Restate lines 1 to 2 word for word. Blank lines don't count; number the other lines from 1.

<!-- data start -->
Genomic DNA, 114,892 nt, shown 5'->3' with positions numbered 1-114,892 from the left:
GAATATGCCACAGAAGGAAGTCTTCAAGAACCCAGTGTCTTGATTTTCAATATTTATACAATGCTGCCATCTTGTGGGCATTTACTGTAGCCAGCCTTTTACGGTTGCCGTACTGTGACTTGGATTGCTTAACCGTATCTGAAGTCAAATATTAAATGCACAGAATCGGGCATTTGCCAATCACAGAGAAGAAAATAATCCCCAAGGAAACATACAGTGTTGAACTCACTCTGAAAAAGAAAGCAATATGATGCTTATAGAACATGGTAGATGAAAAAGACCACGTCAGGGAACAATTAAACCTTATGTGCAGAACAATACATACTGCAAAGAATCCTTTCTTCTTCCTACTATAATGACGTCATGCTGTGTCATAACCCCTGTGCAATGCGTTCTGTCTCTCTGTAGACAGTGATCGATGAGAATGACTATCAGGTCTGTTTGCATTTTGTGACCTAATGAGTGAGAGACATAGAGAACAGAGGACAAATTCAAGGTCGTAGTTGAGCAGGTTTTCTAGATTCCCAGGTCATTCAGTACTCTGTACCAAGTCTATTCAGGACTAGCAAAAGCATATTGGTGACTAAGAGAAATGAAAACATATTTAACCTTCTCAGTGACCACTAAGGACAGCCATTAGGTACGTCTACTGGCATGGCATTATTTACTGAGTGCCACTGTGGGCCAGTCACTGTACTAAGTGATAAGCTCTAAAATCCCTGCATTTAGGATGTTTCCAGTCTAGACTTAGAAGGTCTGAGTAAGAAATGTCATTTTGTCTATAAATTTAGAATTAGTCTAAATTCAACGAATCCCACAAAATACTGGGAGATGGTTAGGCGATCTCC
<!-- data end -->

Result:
Genomic DNA, 114,892 nt, shown 5'->3' with positions numbered 1-114,892 from the left:
GAATATGCCACAGAAGGAAGTCTTCAAGAACCCAGTGTCTTGATTTTCAATATTTATACAATGCTGCCATCTTGTGGGCATTTACTGTAGCCAGCCTTTTACGGTTGCCGTACTGTGACTTGGATTGCTTAACCGTATCTGAAGTCAAATATTAAATGCACAGAATCGGGCATTTGCCAATCACAGAGAAGAAAATAATCCCCAAGGAAACATACAGTGTTGAACTCACTCTGAAAAAGAAAGCAATATGATGCTTATAGAACATGGTAGATGAAAAAGACCACGTCAGGGAACAATTAAACCTTATGTGCAGAACAATACATACTGCAAAGAATCCTTTCTTCTTCCTACTATAATGACGTCATGCTGTGTCATAACCCCTGTGCAATGCGTTCTGTCTCTCTGTAGACAGTGATCGATGAGAATGACTATCAGGTCTGTTTGCATTTTGTGACCTAATGAGTGAGAGACATAGAGAACAGAGGACAAATTCAAGGTCGTAGTTGAGCAGGTTTTCTAGATTCCCAGGTCATTCAGTACTCTGTACCAAGTCTATTCAGGACTAGCAAAAGCATATTGGTGACTAAGAGAAATGAAAACATATTTAACCTTCTCAGTGACCACTAAGGACAGCCATTAGGTACGTCTACTGGCATGGCATTATTTACTGAGTGCCACTGTGGGCCAGTCACTGTACTAAGTGATAAGCTCTAAAATCCCTGCATTTAGGATGTTTCCAGTCTAGACTTAGAAGGTCTGAGTAAGAAATGTCATTTTGTCTATAAATTTAGAATTAGTCTAAATTCAACGAATCCCACAAAATACTGGGAGATGGTTAGGCGATCTCC